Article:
We fabricated μPADs by the previously reported screen-printing method.26 The μPAD had eight detection zones (diameter, 4 mm) and an introduction zone (diameter, 12 mm). The detection zones were connected to the introduction zone via microchannels (width = 2 mm). In brief, a piece of chromatography paper was fixed onto a printing table. A patterned screen stencil was placed onto the paper and the paper was kept in place on the printing table via a vacuum pump. Then, PDMS was poured onto the screen stencil, and a squeegee was used to rub the PDMS into the pattern openings. The PDMS-printed paper was cured in an oven at 120 °C for 30 min. The patterned paper was removed from the oven and cut into separate paper devices (30 × 30 mm).

In the pH measurement with the μPAD, 0.5 μL portions of aqueous solutions prepared at various pH values were introduced into the respective detection zones. After a 5 min incubation at room temperature, 15 μL of a universal pH indicator (the composition and the concentration are shown below and in the ESI) was introduced into the introduction zone. After a 1 min incubation, a digital image of the μPAD was taken with a digital camera (EOS Kiss X6i, Canon, Tokyo, Japan) under fluorescent lighting conditions. The distance between the μPAD and the camera was fixed to ca. 20 cm. The color information was obtained with an image analysis software program (ImageJ ver. 1.48).

To perform the pH measurement in a wide range of pH values, we used a universal pH indicator consisting of thymol blue (pKa1 = 1.7, pKa2 = 8.9; transition intervals, pH 1.2–2.8 and pH 7.8–9.5), methyl red (pKa = 5.1, pH 4.2–6.2), bromothymol blue (pKa = 7.1, pH 6.0–7.6), and phenolphthalein (pKa = 9.3, pH 7.8–10.0).9Fig. 1 shows a photograph of the μPAD, showing that the pH indicator exhibited various colors, such as red, orange, yellow and green in response to the pH values of test solutions (pH 2–9) at the detection zones.

We analyzed the color of the detection zones in the digital images in the typical RGB color space and the CIE L*a*b* color space. For the image analysis in the CIE L*a*b* color space, the image was converted from the RGB color space to the CIE L*a*b* color space with the Color Space Converter plugin in the image analysis software and then separated into respective channels of L*, a*, and b*. A circular region of interest (ROI, 27000 pixels) was selected around each detection zone and was analyzed using the software, as shown in Fig. S1 (a red dotted circle). The RGB values, grayscale, and respective L*a*b* values of the selected region were obtained with the software. Each value was given as a mean in the region. Thus, the non-uniformity in the colors in each zone was flattened. Consequently, the non-uniformity had little effect on the assay results. We performed the assay in triplicate.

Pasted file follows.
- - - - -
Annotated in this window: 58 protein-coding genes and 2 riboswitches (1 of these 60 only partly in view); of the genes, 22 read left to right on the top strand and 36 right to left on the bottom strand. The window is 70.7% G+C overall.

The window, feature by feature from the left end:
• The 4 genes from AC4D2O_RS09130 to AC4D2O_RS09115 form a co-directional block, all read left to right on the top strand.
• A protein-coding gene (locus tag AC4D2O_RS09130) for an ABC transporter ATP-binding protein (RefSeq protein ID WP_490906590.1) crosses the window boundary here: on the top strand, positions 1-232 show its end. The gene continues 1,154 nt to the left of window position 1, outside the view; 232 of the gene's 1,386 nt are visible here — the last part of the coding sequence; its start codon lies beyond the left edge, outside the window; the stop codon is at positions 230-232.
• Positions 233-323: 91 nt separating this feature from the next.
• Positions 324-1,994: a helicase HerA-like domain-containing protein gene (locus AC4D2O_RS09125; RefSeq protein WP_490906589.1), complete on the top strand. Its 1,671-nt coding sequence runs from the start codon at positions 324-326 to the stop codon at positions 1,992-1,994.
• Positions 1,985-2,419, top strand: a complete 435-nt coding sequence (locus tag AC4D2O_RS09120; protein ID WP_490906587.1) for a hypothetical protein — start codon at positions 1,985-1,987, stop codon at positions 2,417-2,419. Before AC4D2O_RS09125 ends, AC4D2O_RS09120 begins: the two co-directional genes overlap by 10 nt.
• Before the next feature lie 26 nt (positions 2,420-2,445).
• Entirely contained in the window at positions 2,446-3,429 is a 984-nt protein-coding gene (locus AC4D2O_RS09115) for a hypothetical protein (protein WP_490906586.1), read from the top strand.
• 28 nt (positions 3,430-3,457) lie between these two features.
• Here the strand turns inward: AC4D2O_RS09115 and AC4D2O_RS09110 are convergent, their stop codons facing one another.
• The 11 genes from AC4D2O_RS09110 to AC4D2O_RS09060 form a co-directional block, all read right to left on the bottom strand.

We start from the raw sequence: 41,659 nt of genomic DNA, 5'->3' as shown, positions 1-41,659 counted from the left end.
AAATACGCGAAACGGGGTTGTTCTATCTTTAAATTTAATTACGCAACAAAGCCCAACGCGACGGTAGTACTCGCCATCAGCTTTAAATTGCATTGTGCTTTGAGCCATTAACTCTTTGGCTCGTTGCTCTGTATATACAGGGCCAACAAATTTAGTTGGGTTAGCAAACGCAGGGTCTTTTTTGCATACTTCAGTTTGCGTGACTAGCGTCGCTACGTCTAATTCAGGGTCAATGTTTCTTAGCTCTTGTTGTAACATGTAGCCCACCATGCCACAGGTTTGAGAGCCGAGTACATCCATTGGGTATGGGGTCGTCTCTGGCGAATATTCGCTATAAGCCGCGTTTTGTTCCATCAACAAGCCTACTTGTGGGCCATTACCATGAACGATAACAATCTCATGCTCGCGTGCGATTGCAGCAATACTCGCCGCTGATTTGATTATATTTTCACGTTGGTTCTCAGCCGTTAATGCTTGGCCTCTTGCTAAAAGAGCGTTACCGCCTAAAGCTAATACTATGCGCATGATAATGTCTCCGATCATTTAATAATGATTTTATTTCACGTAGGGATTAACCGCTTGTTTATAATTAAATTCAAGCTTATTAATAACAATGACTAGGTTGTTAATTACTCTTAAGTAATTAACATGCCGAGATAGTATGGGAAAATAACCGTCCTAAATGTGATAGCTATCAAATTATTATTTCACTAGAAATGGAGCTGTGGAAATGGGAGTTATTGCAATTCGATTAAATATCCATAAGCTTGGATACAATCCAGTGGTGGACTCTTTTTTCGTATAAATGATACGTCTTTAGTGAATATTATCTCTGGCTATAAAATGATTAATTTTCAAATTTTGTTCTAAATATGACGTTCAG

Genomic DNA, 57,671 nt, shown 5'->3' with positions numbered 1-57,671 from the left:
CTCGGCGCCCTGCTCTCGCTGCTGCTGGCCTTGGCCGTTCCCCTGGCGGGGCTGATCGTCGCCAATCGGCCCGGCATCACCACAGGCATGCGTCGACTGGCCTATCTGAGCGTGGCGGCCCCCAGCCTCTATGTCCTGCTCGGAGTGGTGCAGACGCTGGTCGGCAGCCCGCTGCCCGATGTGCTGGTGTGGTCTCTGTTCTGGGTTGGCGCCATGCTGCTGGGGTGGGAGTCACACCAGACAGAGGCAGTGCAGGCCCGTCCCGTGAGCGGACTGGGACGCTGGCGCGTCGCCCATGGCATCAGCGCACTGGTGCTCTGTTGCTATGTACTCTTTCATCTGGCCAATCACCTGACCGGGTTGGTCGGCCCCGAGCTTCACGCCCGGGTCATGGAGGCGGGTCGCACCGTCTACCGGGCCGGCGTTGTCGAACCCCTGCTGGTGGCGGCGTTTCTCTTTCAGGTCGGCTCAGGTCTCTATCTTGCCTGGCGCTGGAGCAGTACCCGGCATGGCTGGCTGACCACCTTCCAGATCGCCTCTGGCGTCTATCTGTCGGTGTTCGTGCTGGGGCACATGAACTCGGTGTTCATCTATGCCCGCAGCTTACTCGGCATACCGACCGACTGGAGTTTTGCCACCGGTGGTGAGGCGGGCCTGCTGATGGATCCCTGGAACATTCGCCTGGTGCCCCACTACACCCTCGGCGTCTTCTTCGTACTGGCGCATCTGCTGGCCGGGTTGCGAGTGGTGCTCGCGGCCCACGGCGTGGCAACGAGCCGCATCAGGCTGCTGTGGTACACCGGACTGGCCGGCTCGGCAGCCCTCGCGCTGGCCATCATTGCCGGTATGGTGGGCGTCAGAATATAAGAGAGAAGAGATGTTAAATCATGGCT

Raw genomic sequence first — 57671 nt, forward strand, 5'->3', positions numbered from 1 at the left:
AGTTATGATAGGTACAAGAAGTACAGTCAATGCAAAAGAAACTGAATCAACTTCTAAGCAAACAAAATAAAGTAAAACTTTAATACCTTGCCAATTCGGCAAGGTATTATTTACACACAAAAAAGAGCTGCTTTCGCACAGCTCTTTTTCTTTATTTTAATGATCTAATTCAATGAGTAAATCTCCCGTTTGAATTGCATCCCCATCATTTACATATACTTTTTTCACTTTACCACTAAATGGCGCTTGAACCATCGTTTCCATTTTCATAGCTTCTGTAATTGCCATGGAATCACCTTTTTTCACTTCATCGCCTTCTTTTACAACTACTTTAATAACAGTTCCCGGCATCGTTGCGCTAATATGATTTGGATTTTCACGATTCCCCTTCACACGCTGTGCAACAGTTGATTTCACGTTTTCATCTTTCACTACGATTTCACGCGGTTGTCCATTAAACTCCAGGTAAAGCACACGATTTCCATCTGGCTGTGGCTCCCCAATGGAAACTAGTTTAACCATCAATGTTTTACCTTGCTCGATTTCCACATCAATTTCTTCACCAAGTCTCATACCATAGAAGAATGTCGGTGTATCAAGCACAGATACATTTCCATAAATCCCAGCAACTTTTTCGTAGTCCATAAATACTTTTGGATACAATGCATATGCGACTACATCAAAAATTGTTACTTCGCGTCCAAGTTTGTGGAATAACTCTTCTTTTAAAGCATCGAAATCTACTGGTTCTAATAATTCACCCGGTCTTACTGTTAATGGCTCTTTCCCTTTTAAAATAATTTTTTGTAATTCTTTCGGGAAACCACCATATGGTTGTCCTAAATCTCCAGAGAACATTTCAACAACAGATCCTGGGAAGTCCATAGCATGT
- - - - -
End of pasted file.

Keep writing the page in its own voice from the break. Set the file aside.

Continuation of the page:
Fig. 2(a) shows plots of RGB values against the pH value. A plot of grayscale against the pH value was also prepared for reference (Fig. S2). The RGB values and grayscale showed no monotonic change in response to the pH value of 2–9 and narrow detectable pH ranges with RGB values. This is due to the lack of color information because the respective RGB values show only the information of redness, greenness or blueness of the resulting colors. We also considered that large standard deviations were caused by the reproducibility of colors of the photograph. Therefore, the RGB value is not suitable for pH measurement in the μPAD giving multiple colors.

image file: c6an01409g-f2.tif
Fig. 2 Plots of (a) R, G, and B against pH value and (b) plot of CIE L*a*b* color difference against pH value. Data points represent the mean of 3 measurements and error bars represent one standard deviation from the mean. In panel (b), data were fitted to a sigmoidal curve (R2 = 0.982).

Next, the image analysis with the CIE L*a*b* color coordinates (L*, a*, and b*) was performed. Fig. S3 indicates that the data points traced an arc, accompanying an increase in the pH value. Fig. S4 also shows dependencies of the pH value on each coordinate (L*, a*, and b*). The a* value was decreased with increasing pH value. However, the a* value shows no significant change at low pHs because of large standard deviation as shown in Fig. S4, which suggests that the pH cannot be measured with the a* value. The b* value and the L* value did not show monotonic changes in response to the pH value of 2–9 (Fig. S4).

The color difference (ΔE) was calculated using eqn (1) with the values of image file: c6an01409g-t2.tif, image file: c6an01409g-t3.tif, and image file: c6an01409g-t4.tif for the color produced at pH 2. Fig. 2(b) shows that the ΔE value increased monotonously with increasing pH value with small standard deviations. This confirmed high assay reproducibility. The detectable pH range was wider than those obtained with the RGB-based image analysis and the single channel value of L*, a*, and b*. For comparison, a tan−1(b*/a*)15vs. pH value plot was constructed (Fig. S5) because tan−1(b*/a*) contains the hue information as well as ΔE. The tan−1(b*/a*) showed a linear relationship with the pH value in the range of 2–9 (r2 = 0.972). However, the tan−1(b*/a*) values showed larger standard deviation than ΔE at low pHs.

In conclusion, we demonstrated a simple pH measurement in the μPAD by a colorimetric method based on the CIE L*a*b* color difference (ΔE). The use of ΔE was suitable for a colorimetric pH measurement based on the multiple color changes due to the universal pH indicator. We expect that the combination of the μPAD and image analysis based on color difference ΔE will enable quantitative analysis for multiple color changes.24 The present paper-based analytical method will accelerate applications to point of care testing and in resource-limited settings.


This research was partially supported by the Urakami Foundation for Food and Food Culture Promotion.


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Electronic supplementary information (ESI) available. See DOI: 10.1039/c6an01409g
Present address: Natural Science Department, College of Arts and Sciences, Nueva Vizcaya State University, Bayombong, Nueva Vizcaya 3700 Philippines.

This journal is © The Royal Society of Chemistry 2016